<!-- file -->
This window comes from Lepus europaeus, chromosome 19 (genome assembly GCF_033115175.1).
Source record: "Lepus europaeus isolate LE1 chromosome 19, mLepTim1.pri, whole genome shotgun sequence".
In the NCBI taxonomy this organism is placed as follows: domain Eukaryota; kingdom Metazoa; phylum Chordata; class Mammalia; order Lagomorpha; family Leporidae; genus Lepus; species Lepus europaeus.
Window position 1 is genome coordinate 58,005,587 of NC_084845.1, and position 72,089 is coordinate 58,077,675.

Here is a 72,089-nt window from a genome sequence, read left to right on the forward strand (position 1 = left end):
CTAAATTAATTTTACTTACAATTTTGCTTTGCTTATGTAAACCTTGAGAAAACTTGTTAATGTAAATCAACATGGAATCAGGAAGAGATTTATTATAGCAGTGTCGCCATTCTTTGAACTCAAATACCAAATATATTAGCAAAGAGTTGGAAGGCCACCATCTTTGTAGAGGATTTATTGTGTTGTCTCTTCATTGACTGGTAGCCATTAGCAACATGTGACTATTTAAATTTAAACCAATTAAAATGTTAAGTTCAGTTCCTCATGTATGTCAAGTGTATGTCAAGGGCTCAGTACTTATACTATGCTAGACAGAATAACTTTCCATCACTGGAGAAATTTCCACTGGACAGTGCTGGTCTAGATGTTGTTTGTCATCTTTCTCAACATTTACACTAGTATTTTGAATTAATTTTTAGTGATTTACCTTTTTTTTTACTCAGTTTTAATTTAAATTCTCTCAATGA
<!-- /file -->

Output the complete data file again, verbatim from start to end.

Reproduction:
This window comes from Lepus europaeus, chromosome 19 (genome assembly GCF_033115175.1).
Source record: "Lepus europaeus isolate LE1 chromosome 19, mLepTim1.pri, whole genome shotgun sequence".
In the NCBI taxonomy this organism is placed as follows: domain Eukaryota; kingdom Metazoa; phylum Chordata; class Mammalia; order Lagomorpha; family Leporidae; genus Lepus; species Lepus europaeus.
Window position 1 is genome coordinate 58,005,587 of NC_084845.1, and position 72,089 is coordinate 58,077,675.

Here is a 72,089-nt window from a genome sequence, read left to right on the forward strand (position 1 = left end):
CTAAATTAATTTTACTTACAATTTTGCTTTGCTTATGTAAACCTTGAGAAAACTTGTTAATGTAAATCAACATGGAATCAGGAAGAGATTTATTATAGCAGTGTCGCCATTCTTTGAACTCAAATACCAAATATATTAGCAAAGAGTTGGAAGGCCACCATCTTTGTAGAGGATTTATTGTGTTGTCTCTTCATTGACTGGTAGCCATTAGCAACATGTGACTATTTAAATTTAAACCAATTAAAATGTTAAGTTCAGTTCCTCATGTATGTCAAGTGTATGTCAAGGGCTCAGTACTTATACTATGCTAGACAGAATAACTTTCCATCACTGGAGAAATTTCCACTGGACAGTGCTGGTCTAGATGTTGTTTGTCATCTTTCTCAACATTTACACTAGTATTTTGAATTAATTTTTAGTGATTTACCTTTTTTTTTACTCAGTTTTAATTTAAATTCTCTCAATGA